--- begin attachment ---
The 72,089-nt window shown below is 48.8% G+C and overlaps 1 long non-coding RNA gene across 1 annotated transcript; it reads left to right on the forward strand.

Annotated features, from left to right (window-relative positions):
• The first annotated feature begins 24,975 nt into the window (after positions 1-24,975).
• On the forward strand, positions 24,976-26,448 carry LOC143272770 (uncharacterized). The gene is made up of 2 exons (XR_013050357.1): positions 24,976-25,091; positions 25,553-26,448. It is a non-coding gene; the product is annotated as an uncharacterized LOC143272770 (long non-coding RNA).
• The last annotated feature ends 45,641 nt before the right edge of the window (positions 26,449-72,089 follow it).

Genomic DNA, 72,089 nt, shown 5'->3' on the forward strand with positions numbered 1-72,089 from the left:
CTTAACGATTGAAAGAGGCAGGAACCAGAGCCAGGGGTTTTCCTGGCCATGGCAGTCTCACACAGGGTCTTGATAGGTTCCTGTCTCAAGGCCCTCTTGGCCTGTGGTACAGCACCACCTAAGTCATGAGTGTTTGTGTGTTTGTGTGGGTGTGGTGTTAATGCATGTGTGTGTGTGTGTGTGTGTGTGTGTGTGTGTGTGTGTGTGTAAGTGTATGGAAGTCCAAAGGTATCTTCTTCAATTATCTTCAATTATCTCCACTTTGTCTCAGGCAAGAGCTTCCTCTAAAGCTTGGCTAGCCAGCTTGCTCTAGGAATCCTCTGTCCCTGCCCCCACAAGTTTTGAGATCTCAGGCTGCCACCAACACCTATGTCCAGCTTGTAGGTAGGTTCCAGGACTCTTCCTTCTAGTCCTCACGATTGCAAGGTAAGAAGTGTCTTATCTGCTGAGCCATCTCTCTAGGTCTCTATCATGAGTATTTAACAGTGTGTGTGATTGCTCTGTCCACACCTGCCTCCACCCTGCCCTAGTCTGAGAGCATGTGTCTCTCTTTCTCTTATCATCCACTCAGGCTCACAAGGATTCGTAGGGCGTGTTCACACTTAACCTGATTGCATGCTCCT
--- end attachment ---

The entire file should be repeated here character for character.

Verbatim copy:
The 72,089-nt window shown below is 48.8% G+C and overlaps 1 long non-coding RNA gene across 1 annotated transcript; it reads left to right on the forward strand.

Annotated features, from left to right (window-relative positions):
• The first annotated feature begins 24,975 nt into the window (after positions 1-24,975).
• On the forward strand, positions 24,976-26,448 carry LOC143272770 (uncharacterized). The gene is made up of 2 exons (XR_013050357.1): positions 24,976-25,091; positions 25,553-26,448. It is a non-coding gene; the product is annotated as an uncharacterized LOC143272770 (long non-coding RNA).
• The last annotated feature ends 45,641 nt before the right edge of the window (positions 26,449-72,089 follow it).

Genomic DNA, 72,089 nt, shown 5'->3' on the forward strand with positions numbered 1-72,089 from the left:
CTTAACGATTGAAAGAGGCAGGAACCAGAGCCAGGGGTTTTCCTGGCCATGGCAGTCTCACACAGGGTCTTGATAGGTTCCTGTCTCAAGGCCCTCTTGGCCTGTGGTACAGCACCACCTAAGTCATGAGTGTTTGTGTGTTTGTGTGGGTGTGGTGTTAATGCATGTGTGTGTGTGTGTGTGTGTGTGTGTGTGTGTGTGTGTGTGTAAGTGTATGGAAGTCCAAAGGTATCTTCTTCAATTATCTTCAATTATCTCCACTTTGTCTCAGGCAAGAGCTTCCTCTAAAGCTTGGCTAGCCAGCTTGCTCTAGGAATCCTCTGTCCCTGCCCCCACAAGTTTTGAGATCTCAGGCTGCCACCAACACCTATGTCCAGCTTGTAGGTAGGTTCCAGGACTCTTCCTTCTAGTCCTCACGATTGCAAGGTAAGAAGTGTCTTATCTGCTGAGCCATCTCTCTAGGTCTCTATCATGAGTATTTAACAGTGTGTGTGATTGCTCTGTCCACACCTGCCTCCACCCTGCCCTAGTCTGAGAGCATGTGTCTCTCTTTCTCTTATCATCCACTCAGGCTCACAAGGATTCGTAGGGCGTGTTCACACTTAACCTGATTGCATGCTCCT